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General Motors Makes the Business Case for Recycling

| Tuesday October 11th, 2011 | 2 Comments

General Motors has become a great example of the business benefits for recycling. The company announced that last year, they recycled 92% of all waste generated in their manufacturing plants around the world. This has created a lucrative side business of scrap dealing which has helped keep them afloat during the recession.

Sustainable Business writes that according to latest estimates, the company makes about $1 billion a year just from selling scrap. Since they started in 2007, they have solidified their commitment towards waste management.

GM’s commitement to waste reduction is pretty impressive. Over half of its 76 plants produce zero waste and they reuse or recycle 97% of their byproducts. They aim to add 10 additional waste-free facilities this year and boost their waste-to-energy outputs. Cardboard is a big part of their waste stream and one of their suppliers came up with a patented technology that shears and separates cardboard boxes attached to wood pallets.

This system allows the company to manage each material with the smallest environmental impact and largest financial gains. The technology not only enabled the company to become landfill-free, it also helps it to earn $20,000 a month from cardboard recycling alone. Another plant in Michigan uses cornstarch-based packaging foam from Landaal Packaging Systems that blocks and braces products like sheet metal.

The Chevrolet Volt is GM’s flagship efficient vehicle and many of its parts comes from recycling waste generated from the BP Oil Spill. Last year GM announced that it plans to use 227 miles of oil-soaked booms from the spill cleanup to make parts for the Volt. By doing so, they saved 100,000 tonnes of plastic that would have otherwise been landfilled or burned. According to Earth911, “this material was used to create parts to deflect air around the vehicle’s radiations which allows the battery and on-board gasoline generator to run efficiently in extreme weather conditions.” This material was mixed with recycled tires and other reused plastics and polymers.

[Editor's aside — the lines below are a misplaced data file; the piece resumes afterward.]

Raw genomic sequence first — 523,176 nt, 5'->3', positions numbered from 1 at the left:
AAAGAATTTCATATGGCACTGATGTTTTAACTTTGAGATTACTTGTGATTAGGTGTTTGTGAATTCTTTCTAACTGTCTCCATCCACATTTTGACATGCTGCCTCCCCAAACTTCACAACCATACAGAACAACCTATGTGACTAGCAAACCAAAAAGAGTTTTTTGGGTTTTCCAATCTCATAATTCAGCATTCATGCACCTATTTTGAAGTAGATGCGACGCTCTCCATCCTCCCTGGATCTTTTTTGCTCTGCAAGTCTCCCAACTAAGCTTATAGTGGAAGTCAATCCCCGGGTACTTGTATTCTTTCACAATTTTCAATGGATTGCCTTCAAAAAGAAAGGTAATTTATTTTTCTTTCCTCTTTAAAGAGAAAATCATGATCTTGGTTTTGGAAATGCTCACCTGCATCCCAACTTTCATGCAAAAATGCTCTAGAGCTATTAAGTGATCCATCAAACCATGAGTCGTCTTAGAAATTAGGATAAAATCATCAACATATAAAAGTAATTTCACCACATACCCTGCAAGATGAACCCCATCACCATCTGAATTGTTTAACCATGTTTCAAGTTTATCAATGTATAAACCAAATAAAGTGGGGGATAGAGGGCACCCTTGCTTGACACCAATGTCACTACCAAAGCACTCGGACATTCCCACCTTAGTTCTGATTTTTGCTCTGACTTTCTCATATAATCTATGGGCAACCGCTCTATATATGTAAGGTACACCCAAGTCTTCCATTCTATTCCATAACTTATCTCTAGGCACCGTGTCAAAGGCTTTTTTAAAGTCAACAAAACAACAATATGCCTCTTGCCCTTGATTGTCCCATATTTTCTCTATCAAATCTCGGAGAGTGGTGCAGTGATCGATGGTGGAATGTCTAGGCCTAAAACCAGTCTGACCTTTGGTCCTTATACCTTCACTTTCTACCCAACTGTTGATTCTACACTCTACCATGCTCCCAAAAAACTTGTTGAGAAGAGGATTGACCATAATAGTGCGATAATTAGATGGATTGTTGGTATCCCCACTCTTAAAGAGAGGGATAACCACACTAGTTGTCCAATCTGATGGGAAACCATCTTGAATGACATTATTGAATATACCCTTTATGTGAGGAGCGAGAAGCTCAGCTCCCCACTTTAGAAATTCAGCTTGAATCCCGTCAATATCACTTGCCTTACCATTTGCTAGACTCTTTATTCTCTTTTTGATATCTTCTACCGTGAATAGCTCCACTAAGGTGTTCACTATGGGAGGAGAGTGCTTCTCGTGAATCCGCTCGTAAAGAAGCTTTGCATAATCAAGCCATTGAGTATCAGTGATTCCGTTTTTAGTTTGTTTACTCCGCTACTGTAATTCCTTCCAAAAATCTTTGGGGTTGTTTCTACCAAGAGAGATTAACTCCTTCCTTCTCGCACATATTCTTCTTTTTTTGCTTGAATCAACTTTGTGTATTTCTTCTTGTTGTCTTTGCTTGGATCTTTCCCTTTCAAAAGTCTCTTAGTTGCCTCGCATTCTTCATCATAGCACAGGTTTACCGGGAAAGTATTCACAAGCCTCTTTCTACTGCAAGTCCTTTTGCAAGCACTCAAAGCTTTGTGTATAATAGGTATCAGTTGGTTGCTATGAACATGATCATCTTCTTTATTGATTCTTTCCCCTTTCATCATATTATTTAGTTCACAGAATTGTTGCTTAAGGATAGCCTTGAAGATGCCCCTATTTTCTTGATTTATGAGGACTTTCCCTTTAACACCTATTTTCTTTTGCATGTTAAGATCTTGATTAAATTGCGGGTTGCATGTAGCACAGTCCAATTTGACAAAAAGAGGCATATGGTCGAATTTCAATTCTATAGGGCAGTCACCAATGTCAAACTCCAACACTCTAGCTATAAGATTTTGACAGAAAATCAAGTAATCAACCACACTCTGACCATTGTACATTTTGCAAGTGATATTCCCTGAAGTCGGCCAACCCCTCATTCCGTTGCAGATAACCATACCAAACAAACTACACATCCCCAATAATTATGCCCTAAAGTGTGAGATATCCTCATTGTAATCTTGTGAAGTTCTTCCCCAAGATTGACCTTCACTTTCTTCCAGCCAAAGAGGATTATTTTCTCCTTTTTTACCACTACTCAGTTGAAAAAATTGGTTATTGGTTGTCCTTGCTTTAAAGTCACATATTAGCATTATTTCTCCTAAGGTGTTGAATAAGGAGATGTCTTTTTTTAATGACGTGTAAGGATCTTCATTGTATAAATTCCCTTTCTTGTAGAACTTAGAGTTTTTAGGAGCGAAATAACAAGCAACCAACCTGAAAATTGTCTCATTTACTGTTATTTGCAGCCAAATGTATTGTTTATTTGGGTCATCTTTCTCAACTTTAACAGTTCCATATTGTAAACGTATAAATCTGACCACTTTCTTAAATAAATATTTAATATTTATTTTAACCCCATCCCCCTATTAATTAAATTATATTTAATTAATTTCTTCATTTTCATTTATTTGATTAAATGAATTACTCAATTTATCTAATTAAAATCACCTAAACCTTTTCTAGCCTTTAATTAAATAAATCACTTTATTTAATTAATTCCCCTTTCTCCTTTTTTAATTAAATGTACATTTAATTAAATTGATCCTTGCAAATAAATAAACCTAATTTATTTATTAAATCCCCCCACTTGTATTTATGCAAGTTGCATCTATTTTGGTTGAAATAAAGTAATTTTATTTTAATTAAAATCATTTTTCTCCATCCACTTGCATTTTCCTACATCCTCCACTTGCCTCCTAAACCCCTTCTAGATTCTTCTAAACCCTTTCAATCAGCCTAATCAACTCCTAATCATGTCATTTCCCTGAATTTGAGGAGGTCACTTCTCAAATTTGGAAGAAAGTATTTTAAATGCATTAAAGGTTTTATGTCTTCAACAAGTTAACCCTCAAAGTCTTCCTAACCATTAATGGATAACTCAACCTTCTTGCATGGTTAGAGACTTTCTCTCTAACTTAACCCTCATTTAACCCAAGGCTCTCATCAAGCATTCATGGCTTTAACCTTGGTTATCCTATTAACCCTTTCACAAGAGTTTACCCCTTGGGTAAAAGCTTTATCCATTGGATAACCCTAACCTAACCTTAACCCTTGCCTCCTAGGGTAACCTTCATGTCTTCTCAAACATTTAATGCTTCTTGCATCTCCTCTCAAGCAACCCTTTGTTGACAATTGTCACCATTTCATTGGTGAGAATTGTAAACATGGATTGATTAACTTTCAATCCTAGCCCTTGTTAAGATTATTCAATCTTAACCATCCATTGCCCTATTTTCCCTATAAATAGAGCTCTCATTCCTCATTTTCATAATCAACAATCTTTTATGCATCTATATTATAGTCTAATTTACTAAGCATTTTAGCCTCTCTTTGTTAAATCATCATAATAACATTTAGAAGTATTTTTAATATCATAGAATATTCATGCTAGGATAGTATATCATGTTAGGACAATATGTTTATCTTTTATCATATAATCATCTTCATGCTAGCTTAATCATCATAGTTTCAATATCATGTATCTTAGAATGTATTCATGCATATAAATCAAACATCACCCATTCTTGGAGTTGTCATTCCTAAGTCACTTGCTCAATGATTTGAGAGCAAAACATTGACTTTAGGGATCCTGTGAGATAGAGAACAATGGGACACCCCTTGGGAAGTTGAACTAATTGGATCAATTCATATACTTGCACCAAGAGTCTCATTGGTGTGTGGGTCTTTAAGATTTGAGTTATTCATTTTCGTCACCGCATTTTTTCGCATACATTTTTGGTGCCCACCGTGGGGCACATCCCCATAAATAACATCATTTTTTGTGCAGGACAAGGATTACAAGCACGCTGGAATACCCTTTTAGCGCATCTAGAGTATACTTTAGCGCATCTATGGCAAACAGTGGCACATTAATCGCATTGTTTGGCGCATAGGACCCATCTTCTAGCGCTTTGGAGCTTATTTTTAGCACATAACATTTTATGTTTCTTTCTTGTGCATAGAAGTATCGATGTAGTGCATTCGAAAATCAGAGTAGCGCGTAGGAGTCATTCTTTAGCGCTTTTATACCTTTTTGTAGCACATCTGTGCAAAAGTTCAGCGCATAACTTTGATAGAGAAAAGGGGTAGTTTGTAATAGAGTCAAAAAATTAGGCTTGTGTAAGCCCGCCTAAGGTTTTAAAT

Apart from the Volt, GM uses an extensive lifecycle design for all its vehicles. They evaluate materials, manufacturing processes, energy consumption as well as end of life options. They also incorporate several recycled and bio-based components into their cars and trucks. Some of these include old bumpers, bottles, blue jeans, carpets and tires.

Earlier this year, GM announced that it aims to double the number of solar panels in its facilities by the end of 2015. GM Ventures, its venture capital arm has invested $7.5 million commercial solar developer Sunlogics to do that. If GM’s report is anything to go by, other companies should start taking recycling and waste management opportunities rather seriously as well.


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  • http://www.louisvillerecycler.com Haul it Louisville Guy

    This is great news. i hope that it continues. I am a little hesitant to believe all the statements as facts. Here is my problem: if you buy that car in Kentucky it is coal powered. The electricity generated in this state is by coal. Go GM. Please continue to do the right thing.

  • martin hogan

    This is of course, waste in GM plants, it does not take into account their subcontractors and feeder sites, which are separate companies. To be cynical, they would not be the first company to outsource something that did not meet their quality spec, giving them the opportunity to pass the blame to someone else.

    Good start but we need to see how it reflects along the entire supply chain